Coronavirus: IIT-Guwahati Researchers Develop Low-Cost Anti-Microbial Spray-Based Coating For PPEHealthcare workers wearing PPE (Representative Image) (Wikimedia Commons) 

Indian Institute of Technology Guwahati (IIT-G) on Monday (13 April) said its researchers have developed affordable antimicrobial (antiviral/antibacterial) spray-based coating for Personal Protective Equipment (PPE) along with 3D-printed 'Ear Guard for comfortable use of face masks by healthcare workers.

PPE that are being used are designed to protect the wearer from infectious microbes/aqueous virus droplets acting as a barrier.

The research group developed an affordable antimicrobial (antiviral/antibacterial) spray-based coating for PPE kits to kill and prevent the spread of microbes once they come in contact with the coated PPE surface.

The strategic association of metal nanoparticle cocktail, such as copper, silver and other active ingredients, present in the spray acts as an antimicrobial agent.

This ensures limited penetration and accumulation of microbial contaminants on PPE.

According to the research team, the coating has the potential to reduce the risk of secondary infection by limiting the transmission of the microbes.

It can be spray/dip-coated onto any kind of surface including textiles and other medical device surfaces to get rid of microbial load. This will allow reusability of PPEs and easy containment of the microbes.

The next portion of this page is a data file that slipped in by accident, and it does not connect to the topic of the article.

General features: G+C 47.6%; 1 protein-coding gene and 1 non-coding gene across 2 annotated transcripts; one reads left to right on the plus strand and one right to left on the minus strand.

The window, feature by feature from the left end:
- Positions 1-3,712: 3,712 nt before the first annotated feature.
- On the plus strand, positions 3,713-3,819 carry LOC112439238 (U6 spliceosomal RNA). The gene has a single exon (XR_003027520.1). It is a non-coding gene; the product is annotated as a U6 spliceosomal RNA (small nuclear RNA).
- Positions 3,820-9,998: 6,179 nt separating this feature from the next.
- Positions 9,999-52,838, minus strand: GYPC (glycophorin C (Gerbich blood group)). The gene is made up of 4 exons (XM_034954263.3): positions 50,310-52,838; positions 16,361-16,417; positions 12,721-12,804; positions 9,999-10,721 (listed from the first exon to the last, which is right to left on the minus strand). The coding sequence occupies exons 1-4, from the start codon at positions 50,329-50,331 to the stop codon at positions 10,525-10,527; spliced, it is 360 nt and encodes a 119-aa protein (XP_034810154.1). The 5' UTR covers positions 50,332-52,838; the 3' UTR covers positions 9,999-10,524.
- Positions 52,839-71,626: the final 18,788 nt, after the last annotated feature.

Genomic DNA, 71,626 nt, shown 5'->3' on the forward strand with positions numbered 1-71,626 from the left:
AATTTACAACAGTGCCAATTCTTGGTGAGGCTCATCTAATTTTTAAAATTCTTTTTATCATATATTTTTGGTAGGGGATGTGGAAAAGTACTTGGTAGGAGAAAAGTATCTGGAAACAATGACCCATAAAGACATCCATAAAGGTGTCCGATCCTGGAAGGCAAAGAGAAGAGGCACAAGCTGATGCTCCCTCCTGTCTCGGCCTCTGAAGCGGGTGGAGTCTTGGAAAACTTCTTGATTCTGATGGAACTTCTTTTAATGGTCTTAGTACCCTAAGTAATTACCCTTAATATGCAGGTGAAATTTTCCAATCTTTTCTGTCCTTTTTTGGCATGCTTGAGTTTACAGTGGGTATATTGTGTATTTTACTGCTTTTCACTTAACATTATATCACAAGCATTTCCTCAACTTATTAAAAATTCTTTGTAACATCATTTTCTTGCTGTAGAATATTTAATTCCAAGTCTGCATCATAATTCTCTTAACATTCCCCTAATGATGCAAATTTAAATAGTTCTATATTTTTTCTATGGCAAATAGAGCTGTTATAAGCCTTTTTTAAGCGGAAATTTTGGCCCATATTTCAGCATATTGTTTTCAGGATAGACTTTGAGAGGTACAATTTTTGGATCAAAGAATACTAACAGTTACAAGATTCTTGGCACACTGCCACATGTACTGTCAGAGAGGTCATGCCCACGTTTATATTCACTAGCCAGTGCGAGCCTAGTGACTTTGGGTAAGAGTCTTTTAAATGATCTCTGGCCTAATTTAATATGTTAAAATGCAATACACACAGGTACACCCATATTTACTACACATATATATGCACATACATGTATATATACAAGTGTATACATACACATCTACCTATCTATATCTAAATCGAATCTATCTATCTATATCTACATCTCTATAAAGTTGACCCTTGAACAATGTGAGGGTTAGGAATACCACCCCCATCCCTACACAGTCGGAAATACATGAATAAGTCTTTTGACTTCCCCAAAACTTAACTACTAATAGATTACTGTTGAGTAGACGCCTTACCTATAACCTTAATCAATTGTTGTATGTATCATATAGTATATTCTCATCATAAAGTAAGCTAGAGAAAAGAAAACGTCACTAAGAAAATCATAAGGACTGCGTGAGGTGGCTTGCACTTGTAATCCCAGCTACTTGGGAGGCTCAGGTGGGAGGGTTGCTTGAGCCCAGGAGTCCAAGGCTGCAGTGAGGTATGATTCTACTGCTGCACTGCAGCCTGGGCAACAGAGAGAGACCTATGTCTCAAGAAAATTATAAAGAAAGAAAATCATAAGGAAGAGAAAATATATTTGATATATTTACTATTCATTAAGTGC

"Effective yet affordable technologies are the need of the hour for India. We at IITG under the leadership of our Director, Professor T.G. Sitharam, are committed to contributing to the nation's immediate need at this hour of COVID-19 crisis," said Dr Biman B. Mandal, Professor, Department of Biosciences and Bioengineering, IIT Guwahati.

The research team also developed 3D-printed 'Ear Guard' prototype for face masks.

The ergonomic design of the guard holds the face mask strap in a place without giving pressure to the ear. Therefore, masks can be worn effortlessly for hours without pain or discomfort to the wearer.

Using 3D printers, these 'Ear Guards' are being made in a free size to fit all, the researchers said.

This news has been published via Syndicate feed. Only the headline has been changed.

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